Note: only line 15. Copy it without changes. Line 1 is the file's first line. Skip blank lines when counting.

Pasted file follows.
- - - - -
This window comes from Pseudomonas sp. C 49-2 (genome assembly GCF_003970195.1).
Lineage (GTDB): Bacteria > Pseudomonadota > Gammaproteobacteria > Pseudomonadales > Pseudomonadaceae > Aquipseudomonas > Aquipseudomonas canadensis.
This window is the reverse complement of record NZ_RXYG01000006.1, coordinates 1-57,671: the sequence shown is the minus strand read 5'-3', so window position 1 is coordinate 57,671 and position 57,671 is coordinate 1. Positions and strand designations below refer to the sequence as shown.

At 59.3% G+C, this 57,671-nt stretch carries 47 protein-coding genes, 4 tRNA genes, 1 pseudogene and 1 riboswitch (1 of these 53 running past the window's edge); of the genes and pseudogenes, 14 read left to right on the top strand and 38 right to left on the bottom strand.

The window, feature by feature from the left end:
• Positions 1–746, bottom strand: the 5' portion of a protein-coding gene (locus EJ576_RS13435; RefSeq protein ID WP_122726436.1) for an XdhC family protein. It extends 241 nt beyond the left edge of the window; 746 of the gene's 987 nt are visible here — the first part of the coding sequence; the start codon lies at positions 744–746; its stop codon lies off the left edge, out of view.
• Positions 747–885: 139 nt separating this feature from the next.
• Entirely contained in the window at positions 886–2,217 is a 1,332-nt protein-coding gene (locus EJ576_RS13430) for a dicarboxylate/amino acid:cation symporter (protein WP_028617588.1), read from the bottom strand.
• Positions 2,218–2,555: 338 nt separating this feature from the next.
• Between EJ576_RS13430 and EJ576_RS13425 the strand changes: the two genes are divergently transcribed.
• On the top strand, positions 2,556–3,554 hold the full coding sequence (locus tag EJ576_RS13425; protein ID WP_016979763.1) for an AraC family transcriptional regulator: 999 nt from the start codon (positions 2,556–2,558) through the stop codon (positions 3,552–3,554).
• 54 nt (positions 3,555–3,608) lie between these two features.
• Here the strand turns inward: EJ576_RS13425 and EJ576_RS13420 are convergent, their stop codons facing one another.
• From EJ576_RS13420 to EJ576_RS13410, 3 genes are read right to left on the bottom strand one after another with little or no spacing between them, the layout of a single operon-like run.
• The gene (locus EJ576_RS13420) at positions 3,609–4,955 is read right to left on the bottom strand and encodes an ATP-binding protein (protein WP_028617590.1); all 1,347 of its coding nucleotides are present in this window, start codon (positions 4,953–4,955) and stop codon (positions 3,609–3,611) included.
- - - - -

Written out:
• The gene (locus EJ576_RS13420) at positions 3,609–4,955 is read right to left on the bottom strand and encodes an ATP-binding protein (protein WP_028617590.1); all 1,347 of its coding nucleotides are present in this window, start codon (positions 4,953–4,955) and stop codon (positions 3,609–3,611) included.